The 9…Touching 10!

   My Commencement Day @ the UBS Arena in Elmont New York on May 30, 2024. 










The year…2019…The time….late June…The place…in the quiet of my bedroom…

That August was to be my 60th birthday and it was quickly arising. After being complacent for a good decade, I slowly sat up swinging my feet off of the bed, contemplating my future. I had taken care of my parents and raised an independent daughter. Glory be to Jehovah, I had an epiphany!




Allow me to briefly fill in the blanks to provide you with a better understanding of my life.




                                                          CHAPTER 1

      I was born in Brooklyn New York on August 22, 1959, to my parents George and Annabelle Rider. I have an older sister and brother, making me the youngest child. My father and mother were born and raised in Louisville Kentucky. My father was born in 1919, and my mother was born in 1921. My father was raised Baptist while my mother was raised Catholic. In those days, that was considered taboo, disloyal, betrayal, and disrespect. My father was twenty-one, and my mother was nineteen when they married and decided to leave Kentucky. My father served in the US Army for four years and my mother was a homemaker. Neither of them graduated high school; however, they were married 58 years “till death do them part,” successfully fulfilling their obligations, duties, and responsibilities as husband, wife, and parents. As a black child little did I understand at the time, that coming from a whole family was considered privileged and special by my many black peers of a single entity. For many years I was scrutinized by the privileged and the underprivileged and realized that colorism was and continues to be an influential factor to not only the Caucasians but within our very black existence. Is this considered Prejudice, Racism, or plain Stupidty?


Residing in Brooklyn was a short-lived experience that I have no recollection of. My father made his living playing the trombone with people such as Count Basie, Dissie Gilispe, and Big Band players, to provide for his family. In mid-February 1960 at six months old, my family relocated to South Ozone Park (Queens), becoming homeowners. My father then began working in the garment industry in Manhattan. I have resided in Queens most of my life, although it is now classified as South Jamaica due to zoning altercations. At the time the area was looked upon as the suburbs. It is now considered an urban area. The homes back then had a market value of ten to twenty-five thousand dollars. Presently, it is in the millions. Whoah! I’ve seen a lot of people come, I’ve seen a lot of people go. From age six to thirteen, (1965 to 1973), I attended St. Clement Pope School for eight years and successfully graduated on time.


I emphasize the word “successfully,” and the terminology “on time,” because these two categories are the basis for goal reaching. The Oxford Dictionary defines success as “the accomplishment of a goal or purpose.” defines on time as “a form of punctuality.”


                                                               CHAPTER 2

The following four years, (1974 to 1977) from the age of 14 to 17, I attended “The High School of Fashion Industries majoring in Fashion Design Construction. At that time I aspired to be a seamstress. I love art, and fashion falls into the category of art. Creativity, origination, design, and imagination have always been a passion of mine. My parents were strict, but I did my best to abide by their rules, even though my parents were much older than my peers’ parents, making my obligations much more restrictive than those amongst me. At that time I thought that my parents were tyrants, just controlling and narcissistic. I didn’t completely appreciate the wisdom and love that they had for me. There were times that I wished that “they would get hit by a bus and die.” The thoughts of the ignorant. Now I wished that they were here to hold my hand, give me advice, and guide me. My father always said, “You’re not grown until your parents are gone.”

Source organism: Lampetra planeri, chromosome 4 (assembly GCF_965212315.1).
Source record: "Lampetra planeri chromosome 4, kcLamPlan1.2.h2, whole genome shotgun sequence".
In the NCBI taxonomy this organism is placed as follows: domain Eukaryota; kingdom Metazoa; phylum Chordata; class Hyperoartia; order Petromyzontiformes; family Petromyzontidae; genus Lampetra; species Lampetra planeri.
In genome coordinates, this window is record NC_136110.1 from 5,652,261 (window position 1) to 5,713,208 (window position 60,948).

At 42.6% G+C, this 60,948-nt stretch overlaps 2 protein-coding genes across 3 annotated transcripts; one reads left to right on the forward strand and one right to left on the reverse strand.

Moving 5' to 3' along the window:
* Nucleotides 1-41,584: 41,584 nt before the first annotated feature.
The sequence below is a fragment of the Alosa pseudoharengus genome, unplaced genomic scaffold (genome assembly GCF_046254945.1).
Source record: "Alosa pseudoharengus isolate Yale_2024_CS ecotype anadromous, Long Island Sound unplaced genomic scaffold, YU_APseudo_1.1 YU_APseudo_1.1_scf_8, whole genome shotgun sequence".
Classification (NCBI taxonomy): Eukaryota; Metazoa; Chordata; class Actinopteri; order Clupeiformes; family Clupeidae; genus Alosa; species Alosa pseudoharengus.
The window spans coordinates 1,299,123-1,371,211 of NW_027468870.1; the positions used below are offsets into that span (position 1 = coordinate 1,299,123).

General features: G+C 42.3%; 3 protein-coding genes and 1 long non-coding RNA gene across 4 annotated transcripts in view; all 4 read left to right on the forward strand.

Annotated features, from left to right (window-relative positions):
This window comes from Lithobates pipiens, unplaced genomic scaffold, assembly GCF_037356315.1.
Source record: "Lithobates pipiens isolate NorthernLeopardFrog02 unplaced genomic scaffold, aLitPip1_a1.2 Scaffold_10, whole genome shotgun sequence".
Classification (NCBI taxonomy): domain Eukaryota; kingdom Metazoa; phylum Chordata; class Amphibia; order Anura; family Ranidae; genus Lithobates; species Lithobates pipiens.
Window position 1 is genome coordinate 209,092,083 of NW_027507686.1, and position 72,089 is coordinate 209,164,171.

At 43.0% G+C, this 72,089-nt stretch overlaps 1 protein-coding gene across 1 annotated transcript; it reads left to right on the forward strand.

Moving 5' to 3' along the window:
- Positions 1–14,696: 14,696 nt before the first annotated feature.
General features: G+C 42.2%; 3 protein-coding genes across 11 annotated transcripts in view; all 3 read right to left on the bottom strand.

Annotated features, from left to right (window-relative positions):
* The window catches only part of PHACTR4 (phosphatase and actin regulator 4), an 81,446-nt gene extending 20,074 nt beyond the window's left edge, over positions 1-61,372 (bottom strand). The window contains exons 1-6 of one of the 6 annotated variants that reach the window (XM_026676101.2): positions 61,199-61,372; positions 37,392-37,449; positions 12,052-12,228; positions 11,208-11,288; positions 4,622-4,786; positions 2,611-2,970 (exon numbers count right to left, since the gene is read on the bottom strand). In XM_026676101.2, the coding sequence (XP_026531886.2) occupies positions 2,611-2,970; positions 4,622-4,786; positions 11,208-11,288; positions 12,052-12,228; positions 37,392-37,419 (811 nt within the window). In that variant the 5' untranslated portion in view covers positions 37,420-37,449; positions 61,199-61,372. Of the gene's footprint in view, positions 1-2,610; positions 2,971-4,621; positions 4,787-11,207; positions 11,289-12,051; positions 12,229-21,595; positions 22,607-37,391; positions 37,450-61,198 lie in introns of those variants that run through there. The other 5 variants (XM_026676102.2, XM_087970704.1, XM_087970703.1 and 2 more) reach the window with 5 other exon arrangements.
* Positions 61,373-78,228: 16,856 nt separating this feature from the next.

My parents worked well together. They were responsible for creating a safe and comfortable environment for their family. My father and mother were on time folks. My mother was very ingenious. I watched her transform “rags to riches” so to speak. She knew her financial obligations as a wife and mother. With one income they were able to buy a home and put their three children through a Catholic elementary and junior high school. My father “brought in the bacon,” and my mother “fried it up in the pan.” I couldn’t have asked for better parents, even though there’s always room for improvement. Nonetheless what drove me to learn how to sew, was to know how to create my own, cutting out the middle man. From the age of 15 (1974), until the age of 19 (1978), I worked with the “Summer Youth Program, and once again successfully graduated on time.


     Whoa, it really gets real at this point. During the years between 1977 and 1980 at age 17, after successfully graduating on time from high school in the year 1977, I saw the struggle with obtaining gainful, respectful employment in the “garment industry” with my credentials starting in what I considered to be no more than sweatshops. I was warned by my fashion design teachers that the reality of breaking into this industry was fierce and competitive. But being the headstrong naive individual that I was and sometimes believe that I still am at times, (getting better), you and no one else could tell me better. Unfortunately like so many of us, I had to see for myself. For some ungodly reason, I thrive on competition. No brag, just fact, I continue to stand out just being lil’ ol’ me. I don’t know as of yet if this is a Blessing or a curse. I would love to believe that when Jehovah created me, Jehovah broke the mold.